How to keep the plates spinning as a middle leader

When everything is going wrong, middle leaders need to be able to carry on and hold everything together. This literacy lead shares her advice for staying on top of things

Fiona Ritson

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Remember the Carry on... franchise? They were a series of films that graced our screens during the 1960s and 70s. These films offered absurd slapstick humour on a low budget. Sometimes, it can feel like the same levels of absurdity exist within school staffrooms. There are days when everything is going wrong that I half-expect Sid James to pop up next to the photocopier with a stack of marking to be done by yesterday and instructions on how to redo all of your seating plans on a new system.

When these moments do happen, Carry on… Don’t lose your head. When the very people who are supposed to keep things together are making last-minute changes, there is a new fad somebody is convinced that Ofsted wants to see and a different data entry system to fuel the constant, ongoing pressure for high standards, it is up to middle leaders to keep all the plates spinning.

And spin they must, as dropping them is not an option.  Here are my, possibly obvious, but nonetheless top tips to avoid those “Ooh, matron” moments as a middle leader.

1. Have a shared department calendar

A good place to start is to have a departmental calendar running alongside the main school calendar. There are several decent blank versions online for free. Fill the calendar in with deadlines – and all-important dates for your team – working backwards to set realistic timelines. Revisit and update these deadlines each half term, pinning up the new version of the calendar. If the timelines aren’t reasonable, morale can drop quickly.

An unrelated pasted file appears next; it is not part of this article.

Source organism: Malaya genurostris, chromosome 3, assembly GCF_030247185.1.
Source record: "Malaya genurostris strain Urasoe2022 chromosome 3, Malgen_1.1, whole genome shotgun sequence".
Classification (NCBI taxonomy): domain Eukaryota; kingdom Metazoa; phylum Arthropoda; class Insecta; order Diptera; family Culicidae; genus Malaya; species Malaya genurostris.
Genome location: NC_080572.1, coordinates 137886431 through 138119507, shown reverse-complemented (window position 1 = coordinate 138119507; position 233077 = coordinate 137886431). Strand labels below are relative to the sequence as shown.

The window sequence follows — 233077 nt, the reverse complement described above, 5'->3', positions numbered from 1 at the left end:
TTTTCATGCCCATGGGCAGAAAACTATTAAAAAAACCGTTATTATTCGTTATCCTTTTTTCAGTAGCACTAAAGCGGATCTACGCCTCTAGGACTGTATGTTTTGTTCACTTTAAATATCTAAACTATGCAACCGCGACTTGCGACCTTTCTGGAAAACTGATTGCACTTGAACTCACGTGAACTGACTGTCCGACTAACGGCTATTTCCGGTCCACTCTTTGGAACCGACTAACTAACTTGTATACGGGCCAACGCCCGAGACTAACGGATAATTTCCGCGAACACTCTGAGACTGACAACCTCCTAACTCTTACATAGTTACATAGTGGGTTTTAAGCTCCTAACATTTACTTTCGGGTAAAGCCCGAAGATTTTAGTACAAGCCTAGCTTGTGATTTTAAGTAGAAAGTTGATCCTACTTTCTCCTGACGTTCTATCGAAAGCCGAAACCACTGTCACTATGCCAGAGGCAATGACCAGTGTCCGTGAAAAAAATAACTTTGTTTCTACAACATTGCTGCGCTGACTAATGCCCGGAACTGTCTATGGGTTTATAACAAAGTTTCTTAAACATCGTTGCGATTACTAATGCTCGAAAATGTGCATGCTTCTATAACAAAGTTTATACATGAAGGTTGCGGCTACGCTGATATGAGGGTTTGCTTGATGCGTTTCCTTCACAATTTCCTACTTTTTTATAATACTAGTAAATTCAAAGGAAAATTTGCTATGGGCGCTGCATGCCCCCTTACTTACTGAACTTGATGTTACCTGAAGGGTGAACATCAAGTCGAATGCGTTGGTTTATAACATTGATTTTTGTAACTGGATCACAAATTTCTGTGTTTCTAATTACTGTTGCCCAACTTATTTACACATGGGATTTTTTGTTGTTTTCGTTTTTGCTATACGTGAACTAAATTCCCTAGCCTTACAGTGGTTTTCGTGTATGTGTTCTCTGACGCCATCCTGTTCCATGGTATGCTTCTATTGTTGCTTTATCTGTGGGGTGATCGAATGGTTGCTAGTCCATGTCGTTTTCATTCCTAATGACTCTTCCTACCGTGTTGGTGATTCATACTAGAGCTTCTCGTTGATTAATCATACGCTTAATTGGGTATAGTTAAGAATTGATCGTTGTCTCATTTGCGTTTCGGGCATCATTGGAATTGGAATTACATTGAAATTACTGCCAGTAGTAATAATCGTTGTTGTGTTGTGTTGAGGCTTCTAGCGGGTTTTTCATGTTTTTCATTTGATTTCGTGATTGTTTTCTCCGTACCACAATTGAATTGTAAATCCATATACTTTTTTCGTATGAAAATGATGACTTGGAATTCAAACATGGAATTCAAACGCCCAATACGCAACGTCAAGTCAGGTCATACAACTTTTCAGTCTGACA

2. Wait to send those emails

When sending emails, it’s far more helpful and productive to have all the information in one email than to make people search through their inbox to piece it together. Hold that important email off for a day to make sure you cover all bases before you hit send. Staff will feel more confident when they’re not double checking every decision because they can’t find answers easily. And avoid same-day deadline emails: teachers – unless you’d forgotten – are teaching.

3. Face those difficult conversations

No matter how organised you are, there will always be issues with deadlines being met. There could be countless reasons why staff miss a deadline. Talk to them and find out what these are. If deadlines are an ongoing problem, ask staff to buddy up to provide extra support. Nobody wants to be constantly admitting to colleagues that they can’t meet deadlines.

And if you find that the timing problems were caused by something you could have dealt with in advance, annotate your calendar to avoid the same stress the following year.

4. Make meetings matter

Make sure department meetings are used effectively. If that means spending time on CPD for new staff then it’s time well spent. Use department meeting time for collaboration within your team, let experienced staff lead with their knowledge, but also listen to newly qualified teachers: they will be able to offer fresh and exciting ideas. Lean on each member’s strengths and build relationships based on teamwork.

5. Plan for disaster

Finally, have a plan B for when it goes wrong in style. Try new strategies. If they don’t work, it doesn’t necessarily mean they weren’t right, just that they weren’t right for now.

Don’t take things personally, but listen to your staff. Teachers all share the same common goal: to raise standards. If you can keep this at the forefront of your mind then you have every chance of being able to carry on, no matter what goes wrong.

Fiona Ritson is an English teacher and whole-school literacy lead for a school in Norfolk. She blogs, is on Twitter @AlwaysLearnWeb and is part of the #TeamEnglish Twitter group

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Fiona Ritson

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